At the heart of this question, then, is a tension – and a legitimation issue – concerning the relationship between norms of the legal or political system (public norms) and norms that, in modern versions of mediation theory, turn on the identity and autonomy claims of the disputant. The predominant language of mediation theory in the last couple of decades – and it is the marketing language of those who would sell the virtues of mediation across cultural and jurisdictional boundaries – is that of individualism, privacy, autonomy, and decision-making competence (and, in a variant on that language, the rights to all of those claims). It is, too, a language of both positive and negative legitimacy: positive, in the sense of claimed values of decision-making autonomy; negative, in the sense that there is an undercurrent of anti-litigation rhetoric that also informs this conversation. The risk is that neither of these qualities is necessarily a selling-point in the supposed new markets for mediation; but the irony is that even mediation’s supporters within those new markets may already have adopted the language and now puzzle as to what’s not working in the sales campaign.
So, two linked points: first, that any discussion of the nature, benefits, desirability and efficacy of mediation is also, expressly or sotto voce, a comment on the legitimacy of dispute resolution options; and second, that there are two parallel conversations about legitimacy that run to different agendas – one about system and institution-based legitimacy; the other about actor-centered legitimacy. Thus, when we extol the virtues of mediation in terms of what it represents for the autonomy of disputants and their independence of legal systems, we probably will contradict institutional values of legitimacy. The cultural-contextual point, too, is that the actor-centered values do not translate readily to acceptable norms of authority and ordering in more hierarchical societies. In the apparently straightforward arguments and assumptions about the merits of mediation there are a number of embedded normative claims about the legitimacy of autonomous and private dispute resolution which do not necessarily sit well with the worlds of those to whom the claims are presented.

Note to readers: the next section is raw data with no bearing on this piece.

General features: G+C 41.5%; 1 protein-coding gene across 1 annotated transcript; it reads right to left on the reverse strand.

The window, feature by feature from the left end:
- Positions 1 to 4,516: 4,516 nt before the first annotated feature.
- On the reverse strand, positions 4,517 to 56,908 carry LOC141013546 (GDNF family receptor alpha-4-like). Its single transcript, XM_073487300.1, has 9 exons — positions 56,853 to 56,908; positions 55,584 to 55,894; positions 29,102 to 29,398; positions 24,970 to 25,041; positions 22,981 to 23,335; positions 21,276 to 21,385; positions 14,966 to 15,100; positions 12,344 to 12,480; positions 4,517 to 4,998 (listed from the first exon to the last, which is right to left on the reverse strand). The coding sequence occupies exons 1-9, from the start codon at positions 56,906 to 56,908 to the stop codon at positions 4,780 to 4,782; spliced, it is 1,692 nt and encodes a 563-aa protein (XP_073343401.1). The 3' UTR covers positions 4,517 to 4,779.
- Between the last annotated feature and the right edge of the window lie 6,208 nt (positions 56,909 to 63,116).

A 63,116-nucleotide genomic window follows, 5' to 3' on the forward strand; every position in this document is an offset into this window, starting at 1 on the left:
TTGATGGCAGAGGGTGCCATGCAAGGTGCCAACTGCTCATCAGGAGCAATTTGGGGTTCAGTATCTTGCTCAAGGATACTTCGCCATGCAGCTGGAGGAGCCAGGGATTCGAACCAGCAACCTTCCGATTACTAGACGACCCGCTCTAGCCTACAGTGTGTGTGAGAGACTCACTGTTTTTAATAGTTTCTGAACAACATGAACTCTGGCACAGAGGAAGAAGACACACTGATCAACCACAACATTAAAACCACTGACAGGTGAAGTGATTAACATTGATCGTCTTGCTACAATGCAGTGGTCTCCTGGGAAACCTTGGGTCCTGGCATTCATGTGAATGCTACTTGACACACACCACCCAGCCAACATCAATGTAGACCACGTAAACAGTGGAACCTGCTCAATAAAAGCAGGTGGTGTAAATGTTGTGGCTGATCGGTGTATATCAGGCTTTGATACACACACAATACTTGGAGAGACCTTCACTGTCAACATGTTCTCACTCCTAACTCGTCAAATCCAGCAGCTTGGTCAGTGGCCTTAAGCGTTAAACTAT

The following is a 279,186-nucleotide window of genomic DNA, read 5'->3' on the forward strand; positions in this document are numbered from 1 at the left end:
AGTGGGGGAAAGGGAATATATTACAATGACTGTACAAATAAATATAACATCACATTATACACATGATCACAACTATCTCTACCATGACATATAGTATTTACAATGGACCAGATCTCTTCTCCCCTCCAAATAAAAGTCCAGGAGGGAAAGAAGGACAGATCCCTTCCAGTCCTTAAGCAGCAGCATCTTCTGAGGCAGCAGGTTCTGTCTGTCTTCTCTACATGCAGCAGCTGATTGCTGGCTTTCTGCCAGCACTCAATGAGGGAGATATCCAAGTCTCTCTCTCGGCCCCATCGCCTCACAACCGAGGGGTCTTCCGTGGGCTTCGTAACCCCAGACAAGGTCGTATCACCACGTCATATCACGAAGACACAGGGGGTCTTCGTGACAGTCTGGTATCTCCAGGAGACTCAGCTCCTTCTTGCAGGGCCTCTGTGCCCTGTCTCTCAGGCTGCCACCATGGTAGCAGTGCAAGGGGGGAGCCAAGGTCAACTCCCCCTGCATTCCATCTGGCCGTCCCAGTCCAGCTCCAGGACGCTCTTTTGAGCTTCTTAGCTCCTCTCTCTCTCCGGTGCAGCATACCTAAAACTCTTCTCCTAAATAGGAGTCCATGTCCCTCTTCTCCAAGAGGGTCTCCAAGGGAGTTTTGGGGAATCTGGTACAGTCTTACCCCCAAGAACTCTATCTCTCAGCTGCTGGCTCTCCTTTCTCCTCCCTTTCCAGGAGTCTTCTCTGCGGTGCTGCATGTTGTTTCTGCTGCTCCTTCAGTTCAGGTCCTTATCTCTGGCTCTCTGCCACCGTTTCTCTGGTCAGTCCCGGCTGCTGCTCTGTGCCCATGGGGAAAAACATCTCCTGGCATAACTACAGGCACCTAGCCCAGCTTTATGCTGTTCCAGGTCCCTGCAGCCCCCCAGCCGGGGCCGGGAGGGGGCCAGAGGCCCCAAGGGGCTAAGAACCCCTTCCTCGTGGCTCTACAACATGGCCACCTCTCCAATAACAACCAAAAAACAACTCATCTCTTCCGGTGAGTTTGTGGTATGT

“Conflict resolution struggles to come to terms with its part in the operation of power and governance because it shares many problematic assumptions about power, governance, and conflict with traditional Western political and social theory. At the centre of these assumption is the belief that the ‘informal’ or civil realm, the sphere of social life and interaction where people are not subject to direct state sanctions, is a ‘zone of freedom’ populated by pre-constituted and natural human subjects. This informal realm is set against a ‘formal’ sphere of sovereignty, law, and power.” (Brigg, 53)